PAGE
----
Babies Born Prematurely Don't Do Worse In School, Encouraging Study Finds

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Parents of premature babies have often worried about possibly long term effects on their child as they grow. Will they ever be able to "catch up," to develop at the same rate as their peers, or will they lag behind? Will they perform well in school? A new study looked at the affect of being born prematurely on academic performance, and the results will hopefully be a comfort to parents.

Researchers from the Institute for Policy Research at Northwestern University and Northwestern Medicine performed a large scale, population-based study that was published online by Jama Pediatrics. The study looked at more than 1.3 million children born in Florida between 1992 and 2002, with gestational ages from 23 to 41 weeks. The results of the study were encouraging; approximately two-thirds of children with gestational ages of 23 or 24 weeks were found to be ready to start kindergarten on time. Interestingly enough, the study also noted that around 2 percent of children born early tested as "gifted" in school. Dr. Craig Garfield, the study's lead author and an associate professor of pediatrics at Northwestern University Feinberg School of Medicine, told Northwestern News he was encouraged by these results:

What excites me about this study is that it changes the focus for the clinician and families at the bedside from just focusing on the medical outcomes of the child to what the future educational outcomes might be for a child born early.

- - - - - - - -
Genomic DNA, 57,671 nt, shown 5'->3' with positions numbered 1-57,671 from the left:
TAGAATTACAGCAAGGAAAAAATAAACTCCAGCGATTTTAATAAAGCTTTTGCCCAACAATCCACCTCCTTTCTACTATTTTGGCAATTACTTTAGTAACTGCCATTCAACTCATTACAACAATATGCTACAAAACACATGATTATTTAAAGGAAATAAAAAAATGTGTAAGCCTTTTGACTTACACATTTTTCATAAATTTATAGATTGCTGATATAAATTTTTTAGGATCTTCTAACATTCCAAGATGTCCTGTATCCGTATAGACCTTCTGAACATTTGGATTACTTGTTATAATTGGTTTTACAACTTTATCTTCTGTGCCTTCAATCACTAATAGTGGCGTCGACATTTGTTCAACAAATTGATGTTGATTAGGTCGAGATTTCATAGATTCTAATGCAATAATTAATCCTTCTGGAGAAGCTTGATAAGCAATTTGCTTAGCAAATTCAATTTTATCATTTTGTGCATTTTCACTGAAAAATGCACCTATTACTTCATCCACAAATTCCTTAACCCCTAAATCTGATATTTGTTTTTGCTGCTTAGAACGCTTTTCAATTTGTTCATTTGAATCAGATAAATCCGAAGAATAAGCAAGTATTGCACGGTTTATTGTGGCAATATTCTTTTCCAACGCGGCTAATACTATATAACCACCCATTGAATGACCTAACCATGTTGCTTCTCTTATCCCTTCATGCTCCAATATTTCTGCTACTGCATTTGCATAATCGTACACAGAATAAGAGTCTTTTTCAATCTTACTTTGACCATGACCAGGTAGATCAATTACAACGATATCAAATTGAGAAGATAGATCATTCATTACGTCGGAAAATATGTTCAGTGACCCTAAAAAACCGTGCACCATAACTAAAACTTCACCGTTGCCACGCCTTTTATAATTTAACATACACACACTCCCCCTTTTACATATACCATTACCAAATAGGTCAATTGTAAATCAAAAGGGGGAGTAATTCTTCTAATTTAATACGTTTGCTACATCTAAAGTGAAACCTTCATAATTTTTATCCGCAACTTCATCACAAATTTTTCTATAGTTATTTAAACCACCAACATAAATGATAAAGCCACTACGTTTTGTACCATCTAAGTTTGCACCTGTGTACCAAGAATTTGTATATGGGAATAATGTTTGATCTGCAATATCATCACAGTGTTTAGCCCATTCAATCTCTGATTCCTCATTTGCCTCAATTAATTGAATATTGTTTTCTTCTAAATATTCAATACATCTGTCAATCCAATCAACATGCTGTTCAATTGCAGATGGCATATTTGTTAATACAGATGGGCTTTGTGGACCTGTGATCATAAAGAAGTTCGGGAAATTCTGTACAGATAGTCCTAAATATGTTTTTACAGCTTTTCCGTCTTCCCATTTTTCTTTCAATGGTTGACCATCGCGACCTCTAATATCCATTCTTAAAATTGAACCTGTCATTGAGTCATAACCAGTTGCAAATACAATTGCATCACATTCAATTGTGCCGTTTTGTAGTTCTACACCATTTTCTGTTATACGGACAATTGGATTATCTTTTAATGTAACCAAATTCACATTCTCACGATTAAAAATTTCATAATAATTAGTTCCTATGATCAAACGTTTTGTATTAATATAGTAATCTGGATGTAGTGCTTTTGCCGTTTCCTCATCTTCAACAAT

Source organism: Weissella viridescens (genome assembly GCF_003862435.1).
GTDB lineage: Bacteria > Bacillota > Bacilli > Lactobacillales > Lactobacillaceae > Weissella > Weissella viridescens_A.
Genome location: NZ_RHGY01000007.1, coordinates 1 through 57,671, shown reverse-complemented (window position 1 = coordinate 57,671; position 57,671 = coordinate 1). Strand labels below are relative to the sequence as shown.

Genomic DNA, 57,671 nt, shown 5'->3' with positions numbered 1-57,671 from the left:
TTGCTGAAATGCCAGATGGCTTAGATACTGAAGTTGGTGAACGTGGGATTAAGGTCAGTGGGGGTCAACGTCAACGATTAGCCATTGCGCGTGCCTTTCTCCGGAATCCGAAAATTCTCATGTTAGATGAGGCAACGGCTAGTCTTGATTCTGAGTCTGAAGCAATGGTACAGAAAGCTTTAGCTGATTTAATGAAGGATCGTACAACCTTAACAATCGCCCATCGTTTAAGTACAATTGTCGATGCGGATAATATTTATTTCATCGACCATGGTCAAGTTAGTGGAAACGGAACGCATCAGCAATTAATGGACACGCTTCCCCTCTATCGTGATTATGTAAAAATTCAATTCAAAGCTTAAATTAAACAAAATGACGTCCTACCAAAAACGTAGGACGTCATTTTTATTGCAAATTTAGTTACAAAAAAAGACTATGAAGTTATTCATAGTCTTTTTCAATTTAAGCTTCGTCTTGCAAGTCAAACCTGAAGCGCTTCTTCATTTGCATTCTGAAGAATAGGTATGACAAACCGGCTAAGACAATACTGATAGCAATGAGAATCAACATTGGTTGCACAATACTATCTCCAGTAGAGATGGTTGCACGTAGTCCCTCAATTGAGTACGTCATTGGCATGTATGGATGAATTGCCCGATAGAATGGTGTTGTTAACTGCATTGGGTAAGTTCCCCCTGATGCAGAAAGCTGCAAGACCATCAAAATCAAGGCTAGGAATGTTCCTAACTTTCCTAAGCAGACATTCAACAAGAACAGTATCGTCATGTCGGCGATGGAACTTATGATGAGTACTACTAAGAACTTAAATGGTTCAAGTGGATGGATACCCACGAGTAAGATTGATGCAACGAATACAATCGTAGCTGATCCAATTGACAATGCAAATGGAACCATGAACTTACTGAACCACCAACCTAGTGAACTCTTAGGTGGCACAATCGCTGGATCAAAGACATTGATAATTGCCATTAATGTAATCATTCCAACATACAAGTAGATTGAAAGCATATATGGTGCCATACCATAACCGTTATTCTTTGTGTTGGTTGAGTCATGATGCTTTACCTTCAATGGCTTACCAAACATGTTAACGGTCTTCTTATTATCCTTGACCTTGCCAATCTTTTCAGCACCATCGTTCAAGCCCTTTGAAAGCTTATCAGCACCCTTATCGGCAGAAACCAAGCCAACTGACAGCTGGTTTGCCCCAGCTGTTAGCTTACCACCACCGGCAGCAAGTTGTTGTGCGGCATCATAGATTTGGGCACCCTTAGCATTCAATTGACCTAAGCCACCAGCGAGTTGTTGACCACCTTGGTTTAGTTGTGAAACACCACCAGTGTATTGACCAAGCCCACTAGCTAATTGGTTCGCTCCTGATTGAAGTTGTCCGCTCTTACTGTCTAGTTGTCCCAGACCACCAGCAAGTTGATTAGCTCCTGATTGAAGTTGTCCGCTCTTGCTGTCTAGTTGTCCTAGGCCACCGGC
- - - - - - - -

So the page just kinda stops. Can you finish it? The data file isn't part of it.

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The scientists matched up babies' vital statistics with their Florida public school records to compare and contrast average academic performance. This is the first time that a large-scale study has looked at the potential co-relation between gestational age and kindergarten readiness. Dr. Garfield noted, according to Science Daily:

What’s special about this study is it speaks to the importance of administrative data sets and the ability to combine different data sets in ways that allow us to ask questions and get answers about how our children are doing in the long-run.

While this is good news for parents, the researchers pointed out that qualifying factors like infants' medical issues at birth, extra help at home, or biological makeup were not taken into account in the study, according to Parents magazine. Dr. Garfield told the publication that the researchers plan to look into these factors in the future, according to Parents magazine:

Our future work in this area will focus on what parents and service providers can do to help future premature children to achieve their full potential.

Giving birth prematurely is stressful enough without having to worry about your child's academic readiness down the road. Hopefully this study will ease at least a little stress for parents.